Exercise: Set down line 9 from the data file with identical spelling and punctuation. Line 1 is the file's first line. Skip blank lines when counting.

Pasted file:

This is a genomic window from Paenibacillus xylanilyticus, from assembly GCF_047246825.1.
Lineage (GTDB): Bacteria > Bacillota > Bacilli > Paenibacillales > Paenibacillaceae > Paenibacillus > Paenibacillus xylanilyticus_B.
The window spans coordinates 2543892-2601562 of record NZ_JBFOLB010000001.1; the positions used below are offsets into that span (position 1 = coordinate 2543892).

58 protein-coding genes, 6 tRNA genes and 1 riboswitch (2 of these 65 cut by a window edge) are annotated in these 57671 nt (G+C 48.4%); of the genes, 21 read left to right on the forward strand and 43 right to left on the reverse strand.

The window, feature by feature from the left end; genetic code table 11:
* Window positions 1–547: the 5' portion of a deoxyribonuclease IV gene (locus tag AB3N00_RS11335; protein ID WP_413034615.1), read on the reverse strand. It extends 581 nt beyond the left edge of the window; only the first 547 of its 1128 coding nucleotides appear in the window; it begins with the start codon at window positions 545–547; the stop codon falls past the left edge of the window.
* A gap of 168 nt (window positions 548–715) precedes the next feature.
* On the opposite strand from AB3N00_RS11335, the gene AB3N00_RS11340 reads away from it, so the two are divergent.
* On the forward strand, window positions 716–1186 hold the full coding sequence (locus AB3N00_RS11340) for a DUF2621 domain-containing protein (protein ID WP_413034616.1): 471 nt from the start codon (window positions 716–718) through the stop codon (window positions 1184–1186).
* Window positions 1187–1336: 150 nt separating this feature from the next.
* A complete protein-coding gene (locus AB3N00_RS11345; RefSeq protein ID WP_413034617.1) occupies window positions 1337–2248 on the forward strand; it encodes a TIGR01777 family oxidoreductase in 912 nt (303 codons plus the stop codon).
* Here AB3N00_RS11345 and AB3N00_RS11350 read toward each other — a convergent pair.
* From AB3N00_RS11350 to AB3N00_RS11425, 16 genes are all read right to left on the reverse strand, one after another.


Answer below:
* On the forward strand, window positions 716–1186 hold the full coding sequence (locus AB3N00_RS11340) for a DUF2621 domain-containing protein (protein ID WP_413034616.1): 471 nt from the start codon (window positions 716–718) through the stop codon (window positions 1184–1186).